Infusing her sensibility into every detail--from the Limoges vases in the chintz bedroom to the crystal-trimmed candelabra in the salon--Carrie Walter Stettheimer (1869-1944) wove together the fashion and style of New York's high society in the early twentieth century to create one of the finest dollhouses in the world. Stettheimer worked on the twelve-room dollhouse for nearly two decades, creating many of the furnishings and decorations by hand. Styles of decoration vary from room to room, yet the wallpapers, furniture, and fixtures are all characteristic of the period following World War I. The result is a magnificent work of art, now in the permanent collection of the Museum of the City of New York.

What may be the most astounding aspect of the Stettheimer Dollhouse is its one-of-a-kind art gallery, featuring miniature works from renowned avant-garde artists of the 1920s. Along with her mother and two sisters--Florine, a painter whose works are in many major museum collections, and Ettie, a writer--Stettheimer hosted grand soirées attended by contemporary artists, including Alexander Archipenko, Marcel Duchamp, and Gaston Lachaise, who presented her with miniature works for her dollhouse. The Stettheimer Dollhouse showcases all the works created especially for the dollhouse, including Duchamp's three-inch version of Nude Descending a Staircase.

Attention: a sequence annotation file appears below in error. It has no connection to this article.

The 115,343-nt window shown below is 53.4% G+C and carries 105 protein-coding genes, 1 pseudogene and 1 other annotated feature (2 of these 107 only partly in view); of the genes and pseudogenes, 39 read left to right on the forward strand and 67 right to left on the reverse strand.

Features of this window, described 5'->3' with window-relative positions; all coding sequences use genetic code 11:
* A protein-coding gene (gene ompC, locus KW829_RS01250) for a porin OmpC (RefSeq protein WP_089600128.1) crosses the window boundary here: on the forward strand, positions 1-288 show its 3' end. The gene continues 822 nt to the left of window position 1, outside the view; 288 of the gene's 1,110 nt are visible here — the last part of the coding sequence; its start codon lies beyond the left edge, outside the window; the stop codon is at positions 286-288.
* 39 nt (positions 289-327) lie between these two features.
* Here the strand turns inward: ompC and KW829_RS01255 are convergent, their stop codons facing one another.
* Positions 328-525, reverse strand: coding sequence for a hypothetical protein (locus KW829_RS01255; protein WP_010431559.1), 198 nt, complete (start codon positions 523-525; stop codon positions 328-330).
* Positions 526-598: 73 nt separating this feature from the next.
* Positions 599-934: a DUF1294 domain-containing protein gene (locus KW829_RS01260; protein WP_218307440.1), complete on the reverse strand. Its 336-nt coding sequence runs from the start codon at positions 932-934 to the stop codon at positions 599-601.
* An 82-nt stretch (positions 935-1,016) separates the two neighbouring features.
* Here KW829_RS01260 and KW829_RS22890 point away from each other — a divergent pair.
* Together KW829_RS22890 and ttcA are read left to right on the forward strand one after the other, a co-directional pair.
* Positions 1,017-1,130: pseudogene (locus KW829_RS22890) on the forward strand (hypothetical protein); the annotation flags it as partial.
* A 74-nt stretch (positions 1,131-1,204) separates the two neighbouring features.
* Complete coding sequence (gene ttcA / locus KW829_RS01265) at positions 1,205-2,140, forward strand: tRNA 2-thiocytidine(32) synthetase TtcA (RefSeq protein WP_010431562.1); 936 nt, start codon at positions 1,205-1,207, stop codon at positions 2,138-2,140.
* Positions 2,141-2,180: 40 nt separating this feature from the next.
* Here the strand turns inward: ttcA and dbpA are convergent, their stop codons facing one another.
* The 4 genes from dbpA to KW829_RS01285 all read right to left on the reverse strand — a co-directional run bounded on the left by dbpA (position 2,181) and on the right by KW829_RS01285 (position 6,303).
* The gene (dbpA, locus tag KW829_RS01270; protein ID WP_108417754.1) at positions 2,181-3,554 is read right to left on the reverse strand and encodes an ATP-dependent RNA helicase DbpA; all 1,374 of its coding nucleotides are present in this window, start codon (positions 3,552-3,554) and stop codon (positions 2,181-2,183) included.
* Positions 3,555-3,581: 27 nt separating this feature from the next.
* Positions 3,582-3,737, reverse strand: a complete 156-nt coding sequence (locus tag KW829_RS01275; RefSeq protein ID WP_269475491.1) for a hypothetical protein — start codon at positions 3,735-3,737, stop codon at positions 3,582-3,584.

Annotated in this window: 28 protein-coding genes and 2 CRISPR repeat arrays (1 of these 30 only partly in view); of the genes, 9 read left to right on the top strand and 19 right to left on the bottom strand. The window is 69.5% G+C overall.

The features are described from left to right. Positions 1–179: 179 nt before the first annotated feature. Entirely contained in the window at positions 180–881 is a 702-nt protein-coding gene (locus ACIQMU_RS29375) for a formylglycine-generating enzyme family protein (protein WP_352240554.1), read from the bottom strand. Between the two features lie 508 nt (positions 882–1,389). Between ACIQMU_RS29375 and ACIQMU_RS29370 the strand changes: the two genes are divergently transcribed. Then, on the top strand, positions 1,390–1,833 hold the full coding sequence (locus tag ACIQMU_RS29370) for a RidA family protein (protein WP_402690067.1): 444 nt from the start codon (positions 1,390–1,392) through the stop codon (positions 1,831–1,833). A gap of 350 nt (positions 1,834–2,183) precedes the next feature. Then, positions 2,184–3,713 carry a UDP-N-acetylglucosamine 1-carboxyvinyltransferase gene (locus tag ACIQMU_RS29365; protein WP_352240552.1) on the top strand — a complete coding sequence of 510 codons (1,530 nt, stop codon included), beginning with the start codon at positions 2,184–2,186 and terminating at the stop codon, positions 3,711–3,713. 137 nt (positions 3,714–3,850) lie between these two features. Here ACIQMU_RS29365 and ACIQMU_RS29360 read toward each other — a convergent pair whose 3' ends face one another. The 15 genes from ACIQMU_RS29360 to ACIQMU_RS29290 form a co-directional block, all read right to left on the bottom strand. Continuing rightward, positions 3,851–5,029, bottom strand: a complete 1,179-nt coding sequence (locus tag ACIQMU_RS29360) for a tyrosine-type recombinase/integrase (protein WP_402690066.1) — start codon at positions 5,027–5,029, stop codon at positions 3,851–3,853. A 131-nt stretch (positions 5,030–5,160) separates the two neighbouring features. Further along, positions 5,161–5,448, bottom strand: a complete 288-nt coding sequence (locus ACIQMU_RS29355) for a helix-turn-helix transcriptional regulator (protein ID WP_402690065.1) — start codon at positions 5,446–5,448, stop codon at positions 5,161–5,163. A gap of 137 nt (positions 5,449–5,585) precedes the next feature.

Each artist in the collection is profiled, while descriptions and color photographs of each room in the dollhouse offer an intimate tour of this delightful masterpiece.

(retrieved from Amazon Thu, 12 Mar 2015 18:13:20 -0400)

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An edition of this book was published by Pomegranate.